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Solar Prices Continue to Drop Despite U.S. Tariffs on Chinese Equipment

 
It seems two new U.S. tariffs on solar panel makers haven’t stymied market prices or demand. While the import tariffs have caused Chinese manufacturers to buy more expensive supplies, the price for solar panels has actually continued to fall.

Solar panel image via Shutterstock

The new tariffs make up about 35 percent of solar equipment from China. The U.S. applied the new duties because of illegal dumping of inventories into the American market.

Chinese manufacturers and others have complained that the tariffs will hamper the industry by increasing the cost of solar panels.

Canadian Solar Chief Financial Officer Michael Potter said: “It’s not like it’s costing a lot more today compared to what the prices used to be, but there’s certain to be a price difference now.” Canadian Solar makes most of its panels in China. The company has been buying solar cells from Taiwan in an effort to avoid the duties.

As the U.S. looks to install more than 3 gigawatts in the next year, most Chinese solar panel makers are still looking to keep their claws in the American market, but are looking to buy materials outside of China.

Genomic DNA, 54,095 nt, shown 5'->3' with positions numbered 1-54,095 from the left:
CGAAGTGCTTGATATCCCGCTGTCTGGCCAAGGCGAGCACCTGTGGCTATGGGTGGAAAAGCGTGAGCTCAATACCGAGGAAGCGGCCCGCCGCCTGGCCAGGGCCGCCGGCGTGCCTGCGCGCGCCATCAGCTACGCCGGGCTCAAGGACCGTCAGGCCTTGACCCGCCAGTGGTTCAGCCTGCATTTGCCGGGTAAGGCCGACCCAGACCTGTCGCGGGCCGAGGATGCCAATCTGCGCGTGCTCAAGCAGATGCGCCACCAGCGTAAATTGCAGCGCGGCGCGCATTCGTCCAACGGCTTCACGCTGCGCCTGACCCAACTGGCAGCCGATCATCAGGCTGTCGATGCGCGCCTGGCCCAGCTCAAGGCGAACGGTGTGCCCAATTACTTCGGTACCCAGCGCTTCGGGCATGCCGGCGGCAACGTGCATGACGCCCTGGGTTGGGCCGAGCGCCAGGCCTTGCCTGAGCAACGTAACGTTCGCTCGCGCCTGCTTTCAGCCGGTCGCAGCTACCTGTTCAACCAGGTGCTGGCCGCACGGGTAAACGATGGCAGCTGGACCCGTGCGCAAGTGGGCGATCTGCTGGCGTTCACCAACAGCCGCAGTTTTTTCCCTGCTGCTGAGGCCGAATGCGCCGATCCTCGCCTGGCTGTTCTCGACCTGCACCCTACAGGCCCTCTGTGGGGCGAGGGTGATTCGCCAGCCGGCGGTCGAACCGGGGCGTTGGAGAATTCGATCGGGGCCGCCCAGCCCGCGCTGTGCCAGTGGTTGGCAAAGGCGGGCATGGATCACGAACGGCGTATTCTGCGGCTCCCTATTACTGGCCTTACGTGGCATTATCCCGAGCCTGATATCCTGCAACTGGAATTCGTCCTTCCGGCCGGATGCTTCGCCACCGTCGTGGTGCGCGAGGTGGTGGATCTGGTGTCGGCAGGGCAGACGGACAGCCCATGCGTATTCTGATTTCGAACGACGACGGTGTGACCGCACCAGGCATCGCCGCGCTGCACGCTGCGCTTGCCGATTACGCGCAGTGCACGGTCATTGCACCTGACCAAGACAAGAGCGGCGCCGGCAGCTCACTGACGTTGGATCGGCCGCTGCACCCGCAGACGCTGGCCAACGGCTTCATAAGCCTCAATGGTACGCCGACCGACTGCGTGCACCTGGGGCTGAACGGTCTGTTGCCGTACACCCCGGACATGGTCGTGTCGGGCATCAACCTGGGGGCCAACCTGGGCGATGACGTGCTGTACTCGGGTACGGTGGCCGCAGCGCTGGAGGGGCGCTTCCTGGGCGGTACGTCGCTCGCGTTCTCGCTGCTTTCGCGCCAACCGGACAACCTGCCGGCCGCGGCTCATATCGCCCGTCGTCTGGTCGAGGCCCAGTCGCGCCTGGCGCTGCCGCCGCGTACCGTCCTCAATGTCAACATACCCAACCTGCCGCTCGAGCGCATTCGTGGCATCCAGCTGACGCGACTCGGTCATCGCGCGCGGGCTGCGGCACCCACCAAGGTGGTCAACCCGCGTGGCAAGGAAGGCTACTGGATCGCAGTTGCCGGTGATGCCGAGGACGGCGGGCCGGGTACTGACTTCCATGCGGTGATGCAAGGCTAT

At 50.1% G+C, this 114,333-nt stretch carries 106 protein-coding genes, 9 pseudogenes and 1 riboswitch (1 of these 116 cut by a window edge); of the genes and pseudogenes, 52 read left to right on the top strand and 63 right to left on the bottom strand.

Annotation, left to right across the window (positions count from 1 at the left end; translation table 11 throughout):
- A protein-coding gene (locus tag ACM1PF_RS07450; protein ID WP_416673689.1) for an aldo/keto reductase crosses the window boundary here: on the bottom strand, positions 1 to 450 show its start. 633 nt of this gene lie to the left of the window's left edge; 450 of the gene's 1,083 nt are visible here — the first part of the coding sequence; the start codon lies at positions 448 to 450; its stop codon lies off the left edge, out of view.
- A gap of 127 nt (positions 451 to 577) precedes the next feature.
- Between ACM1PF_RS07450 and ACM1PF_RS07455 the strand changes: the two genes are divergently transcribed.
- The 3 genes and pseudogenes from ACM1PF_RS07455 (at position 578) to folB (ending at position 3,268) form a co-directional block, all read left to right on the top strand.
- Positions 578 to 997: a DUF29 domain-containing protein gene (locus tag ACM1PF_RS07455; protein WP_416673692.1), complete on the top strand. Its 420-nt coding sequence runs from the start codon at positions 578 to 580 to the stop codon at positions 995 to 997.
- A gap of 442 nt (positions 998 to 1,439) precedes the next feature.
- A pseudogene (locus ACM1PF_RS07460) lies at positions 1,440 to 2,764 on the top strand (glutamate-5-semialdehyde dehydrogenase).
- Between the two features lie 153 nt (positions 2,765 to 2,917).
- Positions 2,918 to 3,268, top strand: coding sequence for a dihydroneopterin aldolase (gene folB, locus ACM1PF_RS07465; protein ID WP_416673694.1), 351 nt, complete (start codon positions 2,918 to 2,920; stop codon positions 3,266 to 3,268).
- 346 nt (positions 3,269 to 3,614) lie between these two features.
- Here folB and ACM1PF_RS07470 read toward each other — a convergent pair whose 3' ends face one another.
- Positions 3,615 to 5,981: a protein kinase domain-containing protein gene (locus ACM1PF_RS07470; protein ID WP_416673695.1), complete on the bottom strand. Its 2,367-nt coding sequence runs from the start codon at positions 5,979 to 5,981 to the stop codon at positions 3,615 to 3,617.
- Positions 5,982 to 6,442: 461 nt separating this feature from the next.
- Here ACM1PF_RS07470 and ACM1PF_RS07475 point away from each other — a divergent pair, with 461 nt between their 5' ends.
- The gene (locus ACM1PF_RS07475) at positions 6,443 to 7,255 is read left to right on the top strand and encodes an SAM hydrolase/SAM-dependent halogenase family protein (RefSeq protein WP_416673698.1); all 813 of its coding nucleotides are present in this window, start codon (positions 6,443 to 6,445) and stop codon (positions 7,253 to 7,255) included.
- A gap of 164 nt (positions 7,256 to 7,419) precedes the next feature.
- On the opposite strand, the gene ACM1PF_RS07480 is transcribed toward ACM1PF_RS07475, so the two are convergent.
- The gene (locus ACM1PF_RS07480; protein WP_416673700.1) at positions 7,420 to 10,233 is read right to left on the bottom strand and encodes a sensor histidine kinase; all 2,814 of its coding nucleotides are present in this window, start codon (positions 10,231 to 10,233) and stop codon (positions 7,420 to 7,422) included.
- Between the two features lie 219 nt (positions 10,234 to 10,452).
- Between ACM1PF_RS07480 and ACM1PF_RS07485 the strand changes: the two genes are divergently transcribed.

According to the Coalition for American Solar Manufacturing (CASM), U.S. solar imports from China decreased by 45 percent in May, compared to a year ago. Imports are on the rise from Malaysia, Taiwan, and the Philippines.

The price for solar panels is also dropping: 78 percent in the last week, as reported by PV Insights. Panel prices have shrunk by about 20 percent at this point in 2012. Prices dropped a total of about 50 percent by the end of 2011.

Some, like David Kurzman, are calling the tariffs too little, too late. Kurzman, a renewable energy expert and portfolio manager at Leuthod Weeden Capital Management, said that in the next two years, Chinese manufacturers will have the tariffs beat by moving work to other countries.

Source: Reuters

 

 

 
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Written By

is a former newspaper reporter who has spent the past few years teaching English in Poland, Finland and Japan. When she wasn't teaching or writing, Chelsea was traveling Europe and Asia, sampling spicy street food along the way.

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